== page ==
A qualitative study exploring staff attitudes to maintaining hydration in neurosurgery patients

Ian Litchfield, Lisa Magill, Graham Flint

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To explore staff perceptions of the processes and influences on maintaining patients’ hydration on a busy neurosurgery ward.

Dehydration continues to be a major concern in the NHS where its avoidance is hindered by complications arising from clinical conditions, poor assessment and documentation of hydration and a lack of staff time to monitor fluid intake. Recent work has explored patient perceptions of hydration care but there has been little conducted recently that has explored those of staff.

Semi‐structured interviews were conducted with staff working on a neurosurgery ward during 2016. We used open‐ended questions to elicit experiences of hydration care and explore factors that influenced the maintenance of hydration in patients.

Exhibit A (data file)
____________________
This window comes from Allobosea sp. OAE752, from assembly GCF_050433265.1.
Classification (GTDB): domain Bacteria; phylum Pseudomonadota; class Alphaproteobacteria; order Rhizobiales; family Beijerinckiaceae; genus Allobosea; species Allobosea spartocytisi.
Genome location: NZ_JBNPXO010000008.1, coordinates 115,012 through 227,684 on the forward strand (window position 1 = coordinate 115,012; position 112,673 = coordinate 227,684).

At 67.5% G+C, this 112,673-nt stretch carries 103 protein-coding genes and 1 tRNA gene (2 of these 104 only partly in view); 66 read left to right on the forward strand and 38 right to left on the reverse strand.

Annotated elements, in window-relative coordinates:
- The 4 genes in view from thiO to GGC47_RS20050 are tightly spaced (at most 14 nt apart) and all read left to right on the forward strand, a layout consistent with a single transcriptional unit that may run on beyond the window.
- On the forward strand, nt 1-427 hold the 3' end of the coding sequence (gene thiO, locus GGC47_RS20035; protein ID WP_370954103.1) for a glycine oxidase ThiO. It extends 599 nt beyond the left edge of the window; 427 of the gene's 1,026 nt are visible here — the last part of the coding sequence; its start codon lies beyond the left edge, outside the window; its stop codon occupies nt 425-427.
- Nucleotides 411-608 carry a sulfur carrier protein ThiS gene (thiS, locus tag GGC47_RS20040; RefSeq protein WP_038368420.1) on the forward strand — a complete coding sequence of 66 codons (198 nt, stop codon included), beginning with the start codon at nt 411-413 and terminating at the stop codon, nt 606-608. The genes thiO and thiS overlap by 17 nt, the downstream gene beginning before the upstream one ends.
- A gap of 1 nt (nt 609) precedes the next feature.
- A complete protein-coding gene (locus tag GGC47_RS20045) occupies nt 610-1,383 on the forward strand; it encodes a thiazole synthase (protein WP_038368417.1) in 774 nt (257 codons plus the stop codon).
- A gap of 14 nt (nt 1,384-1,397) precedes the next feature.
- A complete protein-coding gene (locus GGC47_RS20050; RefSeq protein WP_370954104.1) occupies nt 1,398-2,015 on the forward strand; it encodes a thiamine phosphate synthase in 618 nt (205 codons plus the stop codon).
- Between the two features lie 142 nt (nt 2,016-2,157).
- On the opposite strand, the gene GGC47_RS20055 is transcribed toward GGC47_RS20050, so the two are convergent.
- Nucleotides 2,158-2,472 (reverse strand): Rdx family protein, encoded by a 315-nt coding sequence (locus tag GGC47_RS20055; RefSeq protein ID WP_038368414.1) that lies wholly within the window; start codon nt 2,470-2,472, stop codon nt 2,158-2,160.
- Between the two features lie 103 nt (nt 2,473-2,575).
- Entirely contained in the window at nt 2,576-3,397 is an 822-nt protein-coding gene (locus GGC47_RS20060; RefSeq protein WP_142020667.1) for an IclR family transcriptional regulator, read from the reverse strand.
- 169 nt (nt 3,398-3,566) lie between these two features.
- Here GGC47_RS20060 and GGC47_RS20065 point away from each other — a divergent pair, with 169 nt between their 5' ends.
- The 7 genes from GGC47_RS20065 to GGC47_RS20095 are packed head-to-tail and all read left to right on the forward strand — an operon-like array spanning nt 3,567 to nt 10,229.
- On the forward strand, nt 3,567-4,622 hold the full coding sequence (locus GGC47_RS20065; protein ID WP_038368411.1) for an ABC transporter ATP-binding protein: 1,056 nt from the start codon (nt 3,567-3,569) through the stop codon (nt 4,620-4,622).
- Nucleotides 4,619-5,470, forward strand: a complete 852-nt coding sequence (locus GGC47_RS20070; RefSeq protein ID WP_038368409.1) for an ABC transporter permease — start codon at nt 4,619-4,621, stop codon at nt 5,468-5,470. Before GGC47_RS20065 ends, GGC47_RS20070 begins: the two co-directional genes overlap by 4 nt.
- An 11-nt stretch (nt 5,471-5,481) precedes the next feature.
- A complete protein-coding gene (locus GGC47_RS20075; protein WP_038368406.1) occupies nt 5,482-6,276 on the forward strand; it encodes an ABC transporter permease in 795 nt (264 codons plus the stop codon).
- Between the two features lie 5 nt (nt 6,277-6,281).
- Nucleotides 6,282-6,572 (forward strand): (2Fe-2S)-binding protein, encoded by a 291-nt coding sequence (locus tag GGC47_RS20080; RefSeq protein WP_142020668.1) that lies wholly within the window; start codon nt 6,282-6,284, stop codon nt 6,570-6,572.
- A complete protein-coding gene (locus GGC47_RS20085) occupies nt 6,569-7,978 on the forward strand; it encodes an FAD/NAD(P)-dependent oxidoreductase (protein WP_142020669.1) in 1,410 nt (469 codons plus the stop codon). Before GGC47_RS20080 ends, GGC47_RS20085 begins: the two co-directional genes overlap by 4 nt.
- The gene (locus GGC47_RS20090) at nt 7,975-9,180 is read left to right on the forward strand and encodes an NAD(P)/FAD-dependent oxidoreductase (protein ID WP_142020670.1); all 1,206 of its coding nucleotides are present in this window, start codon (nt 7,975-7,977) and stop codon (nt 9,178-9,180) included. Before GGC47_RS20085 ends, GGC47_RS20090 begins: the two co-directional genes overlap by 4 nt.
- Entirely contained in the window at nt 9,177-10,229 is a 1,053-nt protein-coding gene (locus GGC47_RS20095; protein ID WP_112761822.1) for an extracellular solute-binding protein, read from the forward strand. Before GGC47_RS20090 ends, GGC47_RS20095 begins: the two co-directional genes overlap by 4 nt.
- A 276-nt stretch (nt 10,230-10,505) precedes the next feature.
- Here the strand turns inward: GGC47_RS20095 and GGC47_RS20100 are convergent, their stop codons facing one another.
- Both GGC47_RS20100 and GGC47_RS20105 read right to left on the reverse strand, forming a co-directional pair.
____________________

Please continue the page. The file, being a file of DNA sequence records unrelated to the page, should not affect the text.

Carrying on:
We found that staff were aware of the importance of hydration and saw it as a central aspect of the care they provided. A range of staff are involved in the assessment of patients’ hydration requirements and their ability to meet them. Similarly all staff were expected to provide oral fluids for patients able to drink independently. Competing priorities inhibited the time staff could spend providing hydration care which had an impact on the timely and accurate completion of fluid balance charts and meant that relatives were relied on to support patients requiring assistance in drinking.
Original languageEnglish
JournalNursing Open
Early online date6 May 2018
Publication statusE-pub ahead of print - 6 May 2018


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